Brandy Colbert’s “Little & Lion” Explores the Complicated World of Love and Identity
Categories: Creativity

Brandy Colbert’s “Little & Lion” Explores the Complicated World of Love and Identity

Love triangles have long been a romance staple: the tension! The secret, longing looks! The strong possibility that one of them could kill you! (Oh wait… that was just Twilight.) But in Brandy Colbert’s Little & Lion,  the beloved love triangle get a fresh new look — and not just because two of the love triangle members are (step) siblings. When Suzette moves home for the summer, she’s juggling confusing feelings about her sexuality, along with concern for her stepbrother, who has been diagnosed with bipolar disorder. To make matters more complicated, Suzette and her stepbrother happen to fall for the same girl. Though there’s romance tucked inside this gorgeous novel, it’s ultimately an unforgettable story about discovering — and accepting — yourself, while supporting the friends and family around you. We caught up with Colbert and chatted with her about creativity, inspiration, and more. Scroll on to learn more from this brilliant writer!

Brit + Co: Describe your book in six words or less.

Brandy Colbert: Siblings navigate mental health and relationships.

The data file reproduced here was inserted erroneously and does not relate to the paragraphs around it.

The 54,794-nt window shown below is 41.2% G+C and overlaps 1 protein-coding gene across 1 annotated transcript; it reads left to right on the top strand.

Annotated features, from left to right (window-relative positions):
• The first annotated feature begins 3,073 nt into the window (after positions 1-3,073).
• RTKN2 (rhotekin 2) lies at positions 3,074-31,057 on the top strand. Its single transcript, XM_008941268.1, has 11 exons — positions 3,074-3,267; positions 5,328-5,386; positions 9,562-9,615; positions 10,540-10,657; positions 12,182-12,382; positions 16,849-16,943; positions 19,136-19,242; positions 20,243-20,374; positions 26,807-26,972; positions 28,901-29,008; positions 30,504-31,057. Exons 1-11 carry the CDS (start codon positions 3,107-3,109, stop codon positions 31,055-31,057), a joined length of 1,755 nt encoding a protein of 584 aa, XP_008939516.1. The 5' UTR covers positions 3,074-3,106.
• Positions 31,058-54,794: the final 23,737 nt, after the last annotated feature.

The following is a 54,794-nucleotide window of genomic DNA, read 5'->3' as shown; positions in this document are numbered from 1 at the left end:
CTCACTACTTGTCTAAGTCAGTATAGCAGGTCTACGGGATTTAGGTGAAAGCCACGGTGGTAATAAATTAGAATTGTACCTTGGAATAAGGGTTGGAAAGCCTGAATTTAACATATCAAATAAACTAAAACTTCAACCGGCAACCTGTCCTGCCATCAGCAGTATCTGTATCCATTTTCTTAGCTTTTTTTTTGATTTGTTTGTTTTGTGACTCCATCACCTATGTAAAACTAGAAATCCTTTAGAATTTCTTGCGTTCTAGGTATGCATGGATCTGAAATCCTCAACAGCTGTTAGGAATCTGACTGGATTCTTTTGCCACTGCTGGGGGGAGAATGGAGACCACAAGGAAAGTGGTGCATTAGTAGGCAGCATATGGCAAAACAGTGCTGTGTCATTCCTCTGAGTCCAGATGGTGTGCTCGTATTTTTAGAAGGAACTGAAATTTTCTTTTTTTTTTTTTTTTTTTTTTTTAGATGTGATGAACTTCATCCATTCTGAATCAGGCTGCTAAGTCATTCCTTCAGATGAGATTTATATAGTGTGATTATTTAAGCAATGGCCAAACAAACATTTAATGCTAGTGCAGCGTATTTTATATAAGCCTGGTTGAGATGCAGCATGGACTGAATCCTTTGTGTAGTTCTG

B+C: Where/when do you do your best writing?

BC: I’m a total night owl, so I usually do my best work between 9pm and 2am. I like the quiet of the nighttime and how it feels like I’m the only one who’s still awake.

B+C: What’s the strangest thing you’ve ever done for book research?

BC: Oh, I think my Google searches are probably pretty strange. I tend to write about heavier topics, so I often find myself reading pretty horrific true stories.

B+C: What’s your go-to cure for when you’re stuck in a creativity rut?

BC: Usually, getting out of the house and spending time with people. If that isn’t possible, I find that good television always spurs creativity. It’s still storytelling, but the fact that it’s a different medium seems to help.

B+C: What two lady heroes do you turn to for inspiration, and why?

BC: I’m really inspired by Issa Rae and Misty Copeland. They’re both wonderful examples of persistence and true talent, and I feel lucky to be living in a time when they’re both creating.

B+C: What’s your latest Instagram obsession?

BC: I love the aesthetic (and humor) of Joy the Baker (@joythebaker), and find such black girl joy in Yara Shahidi’s page (@yarashahidi).

B+C: Can you name a book that you think deserves a little more love + recognition?

BC: I loved Elana K. Arnold’s What Girls Are Made Of, which is tough and gorgeous and I think everyone should read it. As for a book that’s not out yet, I will continue to push Liara Tamani’s Calling My Name, which is out October 24, until everyone I know has read it; it’s a beautiful coming-of-age story that I wish I’d had as a teen.

B+C: What’s next on your to-read pile?

BC: Dread Nation by Justina Ireland, which is out next April! I’ve been looking forward to this book since I first heard about it, and I was lucky to get an advance reader copy.

B+C: What advice do you have for aspiring creative ladies?

BC: Lately, I keep going back to the quote that says the more specific your story, the more universal it is. So I would advise women to create for themselves above anyone else.

Got an author you’d love to see interviewed? Tweet us @BritandCo and let us know!

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(Featured photo via Jessie Weinberg)